David Blunkett said: “A world-class research base requires world-class equipment and buildings. Science and technology research is an increasingly competitive field. We need to provide our talented university researchers with the facilities they require. This money shows our commitment to give universities the resources they need.”



    The plans, which are now well advanced, are for a £20 million building. The proposed new building will house research groups in:

  • Cardiovascular Science: Carrying out heart research with the aim of improving knowledge and treatments of various conditions.
  • Structural Biology: Studying enzymes and cell signalling proteins, among other processes, which impact on health.
  • Cell Signalling: Examining cell signalling processes and receptors in neurones which are a major therapeutic target for the treatment of many diseases.
  • Neuroscience: Analysing information transmission in the brain in order to gain greater understanding of the nervous system function and dysfunction.
  • Human Genetics: Studying human disease susceptibility genes. The building is designed for 250 researchers - 175 PhD students and post-doctoral fellows.
  • Professor Beeby added: "Our medical research and teaching provides direct benefits to the people of the region and beyond and we anticipate that this proposal will bring much valued expertise to bear upon fields of critical importance to human health."


    This new £3.7 million building, on three storeys, would principally house the Mathematical Modelling Centre. The Centre has come about due to a new £350,000 supercomputer at the University.

    The University has established a new Centre for Mathematical Modelling within the Faculty of Science and will link researchers in diverse disciplines such Physics, Chemistry, Maths and Engineering. The 64-processor shared memory parallel computer will be acquired thanks to funding from the Engineering and Physical Sciences Research Council special equipment initiative.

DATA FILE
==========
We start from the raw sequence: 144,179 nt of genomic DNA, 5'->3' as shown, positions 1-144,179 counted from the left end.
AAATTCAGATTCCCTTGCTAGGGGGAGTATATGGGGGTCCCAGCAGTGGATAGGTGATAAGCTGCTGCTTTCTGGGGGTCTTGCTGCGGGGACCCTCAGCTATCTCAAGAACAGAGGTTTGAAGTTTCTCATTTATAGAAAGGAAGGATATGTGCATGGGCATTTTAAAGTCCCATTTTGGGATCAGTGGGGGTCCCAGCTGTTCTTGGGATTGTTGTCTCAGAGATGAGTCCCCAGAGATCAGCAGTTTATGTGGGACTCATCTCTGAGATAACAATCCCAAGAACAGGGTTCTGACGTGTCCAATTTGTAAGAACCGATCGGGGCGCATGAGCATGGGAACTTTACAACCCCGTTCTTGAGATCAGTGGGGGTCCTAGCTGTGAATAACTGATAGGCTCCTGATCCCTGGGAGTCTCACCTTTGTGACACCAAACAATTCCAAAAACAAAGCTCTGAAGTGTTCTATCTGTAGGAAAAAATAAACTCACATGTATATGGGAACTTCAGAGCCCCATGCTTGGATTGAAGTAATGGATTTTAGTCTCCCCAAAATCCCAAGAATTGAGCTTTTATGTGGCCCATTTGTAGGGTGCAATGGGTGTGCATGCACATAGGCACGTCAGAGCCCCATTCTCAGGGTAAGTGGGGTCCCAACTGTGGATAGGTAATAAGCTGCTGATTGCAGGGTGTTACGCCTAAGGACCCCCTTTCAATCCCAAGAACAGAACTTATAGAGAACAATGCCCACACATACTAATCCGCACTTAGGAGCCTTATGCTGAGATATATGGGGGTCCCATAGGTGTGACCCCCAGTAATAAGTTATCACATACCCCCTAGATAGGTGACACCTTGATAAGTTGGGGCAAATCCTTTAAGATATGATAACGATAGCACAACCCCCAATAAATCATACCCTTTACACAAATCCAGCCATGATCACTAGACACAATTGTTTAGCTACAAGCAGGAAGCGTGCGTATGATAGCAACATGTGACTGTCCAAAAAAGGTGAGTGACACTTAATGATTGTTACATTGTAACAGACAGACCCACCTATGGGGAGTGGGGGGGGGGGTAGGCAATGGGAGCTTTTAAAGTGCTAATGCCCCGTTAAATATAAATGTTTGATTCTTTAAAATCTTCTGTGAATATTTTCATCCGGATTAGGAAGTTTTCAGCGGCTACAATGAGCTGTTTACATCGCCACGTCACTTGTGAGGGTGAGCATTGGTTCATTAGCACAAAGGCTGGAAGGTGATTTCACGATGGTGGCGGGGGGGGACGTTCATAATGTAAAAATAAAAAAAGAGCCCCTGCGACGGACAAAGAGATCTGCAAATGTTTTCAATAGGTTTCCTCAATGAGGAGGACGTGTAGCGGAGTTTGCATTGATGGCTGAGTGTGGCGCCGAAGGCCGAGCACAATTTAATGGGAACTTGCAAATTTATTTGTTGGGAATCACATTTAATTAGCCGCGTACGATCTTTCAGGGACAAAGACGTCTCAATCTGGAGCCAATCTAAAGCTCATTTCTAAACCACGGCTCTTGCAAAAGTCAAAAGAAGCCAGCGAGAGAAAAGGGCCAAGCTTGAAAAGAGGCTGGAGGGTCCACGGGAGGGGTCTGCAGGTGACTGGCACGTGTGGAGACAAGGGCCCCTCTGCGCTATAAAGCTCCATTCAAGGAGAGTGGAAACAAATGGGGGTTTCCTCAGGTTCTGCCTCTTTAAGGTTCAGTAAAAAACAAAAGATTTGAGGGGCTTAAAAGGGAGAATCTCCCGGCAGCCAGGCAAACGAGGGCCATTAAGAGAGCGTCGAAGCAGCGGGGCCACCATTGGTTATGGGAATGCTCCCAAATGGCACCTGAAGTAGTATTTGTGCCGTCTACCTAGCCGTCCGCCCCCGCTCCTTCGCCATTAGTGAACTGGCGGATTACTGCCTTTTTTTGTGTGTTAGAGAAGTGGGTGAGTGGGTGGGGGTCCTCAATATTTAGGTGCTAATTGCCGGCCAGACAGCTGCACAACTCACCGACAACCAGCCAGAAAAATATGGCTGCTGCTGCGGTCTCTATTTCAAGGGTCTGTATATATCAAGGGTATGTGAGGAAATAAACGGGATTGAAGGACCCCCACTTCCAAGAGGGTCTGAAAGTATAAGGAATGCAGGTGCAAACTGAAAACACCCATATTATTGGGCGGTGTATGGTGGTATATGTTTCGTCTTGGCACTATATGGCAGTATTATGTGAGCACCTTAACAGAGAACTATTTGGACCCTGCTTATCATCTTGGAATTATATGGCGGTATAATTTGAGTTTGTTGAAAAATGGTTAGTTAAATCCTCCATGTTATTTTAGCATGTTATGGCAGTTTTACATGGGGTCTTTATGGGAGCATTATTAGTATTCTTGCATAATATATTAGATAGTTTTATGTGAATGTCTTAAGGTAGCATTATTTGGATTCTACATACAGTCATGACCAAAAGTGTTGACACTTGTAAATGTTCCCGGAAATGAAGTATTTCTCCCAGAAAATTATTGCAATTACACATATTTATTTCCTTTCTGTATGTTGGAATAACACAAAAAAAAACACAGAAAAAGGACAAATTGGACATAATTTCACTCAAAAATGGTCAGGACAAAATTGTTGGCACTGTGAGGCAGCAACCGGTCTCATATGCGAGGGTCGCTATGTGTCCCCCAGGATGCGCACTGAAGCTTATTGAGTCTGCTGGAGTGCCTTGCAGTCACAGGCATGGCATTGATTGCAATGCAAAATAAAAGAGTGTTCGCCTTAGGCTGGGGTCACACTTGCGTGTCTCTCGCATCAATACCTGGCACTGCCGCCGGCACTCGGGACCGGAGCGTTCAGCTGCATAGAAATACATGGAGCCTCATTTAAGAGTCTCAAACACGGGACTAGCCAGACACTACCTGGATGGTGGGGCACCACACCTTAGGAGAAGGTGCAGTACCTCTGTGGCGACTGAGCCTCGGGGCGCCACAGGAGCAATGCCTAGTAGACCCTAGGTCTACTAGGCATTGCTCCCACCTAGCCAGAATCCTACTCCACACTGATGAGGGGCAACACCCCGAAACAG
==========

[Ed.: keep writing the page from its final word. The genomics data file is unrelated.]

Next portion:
Pro-Vice-Chancellor Professor Will Light, said: "The computer will form the technical resource base for the newly founded Centre for Mathematical Modelling. When linked to a new PPARC facility in the Department of Physics and Astronomy, Leicester will have a computational facility which is amongst the best in the world."

    The extension of the Space Research Centre will also include facilities for a new astrophysics programme and a new Clean Room handling the latest generation of satellites.


    Over £2 million is also being spent on revamping the research infrastructure for the Chemistry department and creating more room for the School of Archaeological Studies. There are plans to spend £400,000 for laboratories for green technology work and £300,000 to fund equipment in the University division of cardiology at Glenfield Hospital. The funding will underpin a research programme conducted by Professor Nilesh Samani for the British Heart Foundation. There are also plans to spend £100,000 on a phenotype library, providing new equipment for work in biological sciences and psychology.

    More than £3 million is earmarked for refurbishment of the University’s biological sciences building and for upgrading in Engineering.

    [Leicester University] [*] Administration [*] Press and Public Relations
    Information supplied by: Barbara Whiteman
    Last updated: 02 October 2001 12:24